We don’t know why Huldah, the Old Testament prophetess, was given the fleeting spotlight in Israel’s history. Scripture’s spare style leaves much to the imagination, but here’s what we do know:

We know that Huldah lived in Jerusalem during a solemn time of division, when Israel’s monarchy swayed between righteousness and idolatry in a generational downward spiral. The temple, Israel’s center of worship, had been abused and desecrated by evil kings, but young King Josiah had begun to set things right. (For context, check out II Kings 22 or II Chronicles 34.)

We know that Huldah was married to the keeper of the priests’ wardrobe, and that they lived in the “university district” of the city. Tradition holds that she directed a school for women and children.

We know that Huldah was recognized by palace officials, and that she was known as … a prophetess! This is no small thing in the days of multiple wives and women as property.

Under orders from King Josiah, carpenters, builders and masons had begun repairing the ruins of the temple when, one day, Hilkiah, the high priest, found the Book of the Law in the house of the LORD. Shaphan, a scribe, was given the task of delivering it to King Josiah and then reading it to him.

Which part of the Old Testament reached King Josiah’s ears that day? Given his response, it is reasonable to assume that they had discovered the list of terrible threats and curses against all those who violate God’s Law. In his grief, sorrow (and likely fear), Josiah tore his clothes and then ordered everyone within shouting distance to find out more about these words from God.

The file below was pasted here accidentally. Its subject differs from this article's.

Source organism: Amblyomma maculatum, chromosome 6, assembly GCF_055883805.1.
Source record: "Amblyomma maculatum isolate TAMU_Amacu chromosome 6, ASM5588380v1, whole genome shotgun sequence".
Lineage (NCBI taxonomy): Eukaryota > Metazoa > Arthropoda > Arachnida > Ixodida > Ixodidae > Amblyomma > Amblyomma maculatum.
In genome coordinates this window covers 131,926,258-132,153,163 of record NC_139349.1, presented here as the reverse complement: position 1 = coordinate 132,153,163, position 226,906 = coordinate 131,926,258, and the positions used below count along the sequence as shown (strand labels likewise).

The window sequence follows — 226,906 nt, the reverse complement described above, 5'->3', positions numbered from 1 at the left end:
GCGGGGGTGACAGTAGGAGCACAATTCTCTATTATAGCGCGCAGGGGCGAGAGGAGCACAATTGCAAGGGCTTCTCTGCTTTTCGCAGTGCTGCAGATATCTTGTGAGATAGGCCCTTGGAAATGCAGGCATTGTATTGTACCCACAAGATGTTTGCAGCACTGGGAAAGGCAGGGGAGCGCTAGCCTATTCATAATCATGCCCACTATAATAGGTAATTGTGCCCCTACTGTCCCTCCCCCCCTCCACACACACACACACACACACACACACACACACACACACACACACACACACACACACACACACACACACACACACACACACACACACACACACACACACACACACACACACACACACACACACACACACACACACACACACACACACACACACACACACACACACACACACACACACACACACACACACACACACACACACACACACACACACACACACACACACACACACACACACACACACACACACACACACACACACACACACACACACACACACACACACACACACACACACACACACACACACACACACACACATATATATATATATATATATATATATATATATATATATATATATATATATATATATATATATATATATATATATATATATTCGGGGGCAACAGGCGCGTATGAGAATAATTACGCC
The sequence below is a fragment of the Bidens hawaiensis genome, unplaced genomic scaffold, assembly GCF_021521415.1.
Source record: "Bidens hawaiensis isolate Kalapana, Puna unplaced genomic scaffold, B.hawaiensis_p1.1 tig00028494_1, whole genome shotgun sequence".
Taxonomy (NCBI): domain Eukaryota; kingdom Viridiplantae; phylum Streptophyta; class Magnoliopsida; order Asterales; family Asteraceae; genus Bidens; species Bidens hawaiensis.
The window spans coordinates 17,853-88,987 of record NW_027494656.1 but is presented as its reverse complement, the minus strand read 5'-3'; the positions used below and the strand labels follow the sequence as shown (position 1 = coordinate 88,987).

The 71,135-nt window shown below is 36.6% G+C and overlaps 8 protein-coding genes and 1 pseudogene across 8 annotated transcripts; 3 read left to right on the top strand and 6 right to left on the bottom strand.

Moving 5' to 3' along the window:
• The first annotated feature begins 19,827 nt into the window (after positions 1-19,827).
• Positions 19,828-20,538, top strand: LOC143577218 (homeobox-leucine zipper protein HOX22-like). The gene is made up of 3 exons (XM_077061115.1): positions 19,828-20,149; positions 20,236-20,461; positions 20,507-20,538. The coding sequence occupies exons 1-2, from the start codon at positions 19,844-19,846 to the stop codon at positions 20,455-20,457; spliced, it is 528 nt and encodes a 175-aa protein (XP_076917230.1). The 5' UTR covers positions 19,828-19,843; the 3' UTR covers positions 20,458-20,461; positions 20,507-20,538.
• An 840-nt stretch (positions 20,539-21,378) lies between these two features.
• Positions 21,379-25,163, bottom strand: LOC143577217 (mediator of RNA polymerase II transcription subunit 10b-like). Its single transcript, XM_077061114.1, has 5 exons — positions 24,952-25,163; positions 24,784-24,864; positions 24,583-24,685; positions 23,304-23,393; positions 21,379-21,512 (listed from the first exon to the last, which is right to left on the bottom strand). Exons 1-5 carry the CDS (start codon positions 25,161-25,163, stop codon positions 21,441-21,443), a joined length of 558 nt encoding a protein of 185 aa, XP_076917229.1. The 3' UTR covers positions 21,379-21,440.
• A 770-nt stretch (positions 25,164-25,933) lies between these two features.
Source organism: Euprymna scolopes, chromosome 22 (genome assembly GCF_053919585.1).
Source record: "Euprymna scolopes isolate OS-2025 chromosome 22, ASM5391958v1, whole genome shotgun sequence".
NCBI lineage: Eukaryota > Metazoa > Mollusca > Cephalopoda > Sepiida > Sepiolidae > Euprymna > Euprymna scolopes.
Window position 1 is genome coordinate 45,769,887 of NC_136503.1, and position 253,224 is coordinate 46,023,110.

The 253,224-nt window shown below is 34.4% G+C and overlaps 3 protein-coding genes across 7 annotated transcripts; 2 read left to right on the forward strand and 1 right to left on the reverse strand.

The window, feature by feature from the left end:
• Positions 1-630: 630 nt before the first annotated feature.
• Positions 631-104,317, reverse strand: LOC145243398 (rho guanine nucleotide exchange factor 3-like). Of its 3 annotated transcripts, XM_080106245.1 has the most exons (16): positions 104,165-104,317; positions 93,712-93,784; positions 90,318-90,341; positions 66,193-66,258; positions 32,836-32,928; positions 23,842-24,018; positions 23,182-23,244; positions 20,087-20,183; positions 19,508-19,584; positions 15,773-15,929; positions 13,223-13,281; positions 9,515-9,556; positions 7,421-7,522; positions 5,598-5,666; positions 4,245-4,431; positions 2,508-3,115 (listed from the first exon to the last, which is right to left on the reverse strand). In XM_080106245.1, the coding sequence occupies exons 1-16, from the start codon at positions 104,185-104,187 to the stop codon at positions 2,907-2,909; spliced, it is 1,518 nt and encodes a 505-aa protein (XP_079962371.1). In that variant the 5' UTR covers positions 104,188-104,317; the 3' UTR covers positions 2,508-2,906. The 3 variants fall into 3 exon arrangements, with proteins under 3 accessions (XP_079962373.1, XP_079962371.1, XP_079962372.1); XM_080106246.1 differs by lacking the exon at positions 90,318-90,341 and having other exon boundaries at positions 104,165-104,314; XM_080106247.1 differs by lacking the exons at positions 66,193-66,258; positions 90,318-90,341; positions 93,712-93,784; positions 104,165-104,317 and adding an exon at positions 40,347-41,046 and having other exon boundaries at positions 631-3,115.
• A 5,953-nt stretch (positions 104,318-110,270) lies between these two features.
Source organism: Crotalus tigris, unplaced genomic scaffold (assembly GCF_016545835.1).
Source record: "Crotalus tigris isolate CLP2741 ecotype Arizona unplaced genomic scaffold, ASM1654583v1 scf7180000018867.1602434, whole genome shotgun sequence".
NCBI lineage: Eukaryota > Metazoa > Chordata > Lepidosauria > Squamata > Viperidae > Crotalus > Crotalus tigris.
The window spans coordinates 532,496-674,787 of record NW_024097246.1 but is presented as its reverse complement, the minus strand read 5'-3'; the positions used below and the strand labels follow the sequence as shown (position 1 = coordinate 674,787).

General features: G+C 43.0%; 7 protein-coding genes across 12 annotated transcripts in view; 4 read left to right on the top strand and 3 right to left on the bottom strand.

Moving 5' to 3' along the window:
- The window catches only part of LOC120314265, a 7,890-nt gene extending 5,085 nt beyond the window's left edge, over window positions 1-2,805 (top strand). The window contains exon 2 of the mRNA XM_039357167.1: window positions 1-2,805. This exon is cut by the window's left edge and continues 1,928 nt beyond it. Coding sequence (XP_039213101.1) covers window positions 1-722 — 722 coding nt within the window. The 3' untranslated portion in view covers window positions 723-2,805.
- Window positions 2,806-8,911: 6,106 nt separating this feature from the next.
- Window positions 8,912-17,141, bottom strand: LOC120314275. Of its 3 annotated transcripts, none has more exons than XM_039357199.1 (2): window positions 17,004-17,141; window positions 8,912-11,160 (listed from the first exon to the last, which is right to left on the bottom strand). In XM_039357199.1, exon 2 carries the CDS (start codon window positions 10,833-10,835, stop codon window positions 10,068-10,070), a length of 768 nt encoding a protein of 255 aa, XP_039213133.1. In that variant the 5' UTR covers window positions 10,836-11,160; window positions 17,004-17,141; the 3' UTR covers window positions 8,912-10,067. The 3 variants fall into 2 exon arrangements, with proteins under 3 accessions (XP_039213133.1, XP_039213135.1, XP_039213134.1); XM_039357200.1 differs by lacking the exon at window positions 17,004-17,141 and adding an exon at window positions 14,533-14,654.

Enter Huldah. . .

Today, my story is being hosted at the beautiful SheLoves Magazine where a global community of writers ponders a different theme every month.  The theme for August is GRIT.  I hope you’ll join me over there today to read the rest of my story, and while you’re there, be sure to check out some of the other challenging essays!

Image credit: martinak15


Subscribe to get regular Bible studies and book reviews from Living Our Days delivered to your inbox.  Just enter your e-mail address in the box at the top of this page.

I link up with these communities on a regular basis:  Soli Deo Gloria Connections, Inspire Me Mondays, Good Morning Mondays, Soul Survival, Testimony Tuesday, Titus 2 Tuesday, Tell His Story, Coffee for Your Heart, Live Free Thursdays, Faith-Filled Fridays, Grace and Truth, Fellowship Friday, Still Saturday, The Weekend Brew, Sunday Stillness, Faith and Fellowship, Blessing Counters, Women with Intention, Sharing His Beauty, Monday Musings, Motivate and Rejuvenate Monday, Thought Provoking Thursday, Small Wonder, A Little R & R, Beloved Brews, SusanBMead, Faith Along the Way, Cozy Reading Spot, Reflect, Literacy Musing Mondays, Words with Winter